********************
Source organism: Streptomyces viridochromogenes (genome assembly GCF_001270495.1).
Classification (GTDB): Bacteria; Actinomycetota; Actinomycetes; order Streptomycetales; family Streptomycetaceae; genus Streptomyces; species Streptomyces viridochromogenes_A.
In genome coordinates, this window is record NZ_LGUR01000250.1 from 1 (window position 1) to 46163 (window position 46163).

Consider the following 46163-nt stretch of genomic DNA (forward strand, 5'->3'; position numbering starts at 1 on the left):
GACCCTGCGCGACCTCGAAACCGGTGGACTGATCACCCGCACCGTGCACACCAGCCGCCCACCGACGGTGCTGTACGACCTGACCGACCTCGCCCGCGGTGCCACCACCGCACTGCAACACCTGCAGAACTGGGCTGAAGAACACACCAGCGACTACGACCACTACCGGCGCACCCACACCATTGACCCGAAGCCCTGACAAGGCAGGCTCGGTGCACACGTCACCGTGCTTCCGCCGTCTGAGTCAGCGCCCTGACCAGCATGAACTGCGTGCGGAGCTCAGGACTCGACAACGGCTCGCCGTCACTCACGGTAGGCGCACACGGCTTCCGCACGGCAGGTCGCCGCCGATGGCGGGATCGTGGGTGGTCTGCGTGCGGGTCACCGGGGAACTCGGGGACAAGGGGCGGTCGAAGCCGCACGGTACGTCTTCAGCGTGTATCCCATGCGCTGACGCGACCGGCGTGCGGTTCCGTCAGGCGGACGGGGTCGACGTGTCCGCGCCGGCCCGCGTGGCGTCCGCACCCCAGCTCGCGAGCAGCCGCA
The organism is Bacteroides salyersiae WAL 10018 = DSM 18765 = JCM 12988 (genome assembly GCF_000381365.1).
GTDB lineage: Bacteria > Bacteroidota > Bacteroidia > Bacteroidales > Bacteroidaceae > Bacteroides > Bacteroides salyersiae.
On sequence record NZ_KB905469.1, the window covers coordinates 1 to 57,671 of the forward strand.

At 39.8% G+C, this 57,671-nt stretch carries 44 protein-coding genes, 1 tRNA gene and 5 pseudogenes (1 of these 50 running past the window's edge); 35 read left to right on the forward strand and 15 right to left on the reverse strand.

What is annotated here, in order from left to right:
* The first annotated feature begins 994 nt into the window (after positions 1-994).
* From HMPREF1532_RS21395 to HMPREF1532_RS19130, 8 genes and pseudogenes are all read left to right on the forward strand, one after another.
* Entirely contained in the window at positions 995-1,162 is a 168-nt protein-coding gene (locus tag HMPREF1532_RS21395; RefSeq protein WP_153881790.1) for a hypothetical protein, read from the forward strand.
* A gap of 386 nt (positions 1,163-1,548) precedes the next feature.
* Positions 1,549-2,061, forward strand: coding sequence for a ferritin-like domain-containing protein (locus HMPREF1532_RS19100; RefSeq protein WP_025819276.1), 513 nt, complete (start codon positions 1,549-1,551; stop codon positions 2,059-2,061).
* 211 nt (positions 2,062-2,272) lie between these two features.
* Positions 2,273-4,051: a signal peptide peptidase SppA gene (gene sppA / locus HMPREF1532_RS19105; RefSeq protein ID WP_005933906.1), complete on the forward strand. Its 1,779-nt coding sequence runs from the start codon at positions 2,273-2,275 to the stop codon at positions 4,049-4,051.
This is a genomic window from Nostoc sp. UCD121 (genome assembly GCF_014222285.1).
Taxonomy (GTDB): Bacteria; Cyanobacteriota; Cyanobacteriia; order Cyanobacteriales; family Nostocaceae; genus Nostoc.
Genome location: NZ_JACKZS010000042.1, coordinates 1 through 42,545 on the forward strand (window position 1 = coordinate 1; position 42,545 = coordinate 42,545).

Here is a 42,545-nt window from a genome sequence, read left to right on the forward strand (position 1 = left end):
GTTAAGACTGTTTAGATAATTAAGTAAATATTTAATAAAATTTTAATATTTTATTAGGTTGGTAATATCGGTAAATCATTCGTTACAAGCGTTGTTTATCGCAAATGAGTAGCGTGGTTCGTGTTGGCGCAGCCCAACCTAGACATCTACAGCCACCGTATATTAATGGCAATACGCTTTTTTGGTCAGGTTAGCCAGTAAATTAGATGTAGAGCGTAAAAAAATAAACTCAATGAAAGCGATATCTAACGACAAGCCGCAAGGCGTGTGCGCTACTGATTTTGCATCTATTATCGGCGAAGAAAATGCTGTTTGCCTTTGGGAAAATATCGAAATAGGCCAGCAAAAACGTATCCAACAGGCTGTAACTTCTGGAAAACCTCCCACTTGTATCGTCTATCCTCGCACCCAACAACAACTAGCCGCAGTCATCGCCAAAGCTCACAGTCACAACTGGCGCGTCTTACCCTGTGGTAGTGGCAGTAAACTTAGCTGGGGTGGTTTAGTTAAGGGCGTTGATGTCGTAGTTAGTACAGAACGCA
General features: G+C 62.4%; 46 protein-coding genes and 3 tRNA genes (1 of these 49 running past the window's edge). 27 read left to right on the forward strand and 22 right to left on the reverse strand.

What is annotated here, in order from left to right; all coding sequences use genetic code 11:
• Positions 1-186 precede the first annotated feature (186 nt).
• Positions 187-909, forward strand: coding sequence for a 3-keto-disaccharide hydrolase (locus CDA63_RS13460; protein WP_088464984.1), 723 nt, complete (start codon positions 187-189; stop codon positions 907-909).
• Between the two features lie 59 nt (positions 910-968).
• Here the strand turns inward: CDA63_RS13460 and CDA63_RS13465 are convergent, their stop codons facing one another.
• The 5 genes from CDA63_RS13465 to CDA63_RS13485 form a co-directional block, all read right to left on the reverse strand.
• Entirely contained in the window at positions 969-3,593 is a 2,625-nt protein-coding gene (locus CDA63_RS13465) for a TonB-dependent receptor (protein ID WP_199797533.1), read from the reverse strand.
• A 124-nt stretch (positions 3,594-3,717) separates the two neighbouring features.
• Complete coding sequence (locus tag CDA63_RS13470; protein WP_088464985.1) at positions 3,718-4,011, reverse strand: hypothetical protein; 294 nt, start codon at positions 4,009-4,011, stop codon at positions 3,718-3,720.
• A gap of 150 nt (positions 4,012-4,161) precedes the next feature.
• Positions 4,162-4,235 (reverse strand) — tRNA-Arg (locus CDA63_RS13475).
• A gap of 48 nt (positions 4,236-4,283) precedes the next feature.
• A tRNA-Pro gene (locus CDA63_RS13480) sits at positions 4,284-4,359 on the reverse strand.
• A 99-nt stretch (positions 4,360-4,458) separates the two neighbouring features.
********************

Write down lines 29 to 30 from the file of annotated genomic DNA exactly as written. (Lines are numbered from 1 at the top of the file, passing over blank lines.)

• The 5 genes from CDA63_RS13465 to CDA63_RS13485 form a co-directional block, all read right to left on the reverse strand.
• Entirely contained in the window at positions 969-3,593 is a 2,625-nt protein-coding gene (locus CDA63_RS13465) for a TonB-dependent receptor (protein ID WP_199797533.1), read from the reverse strand.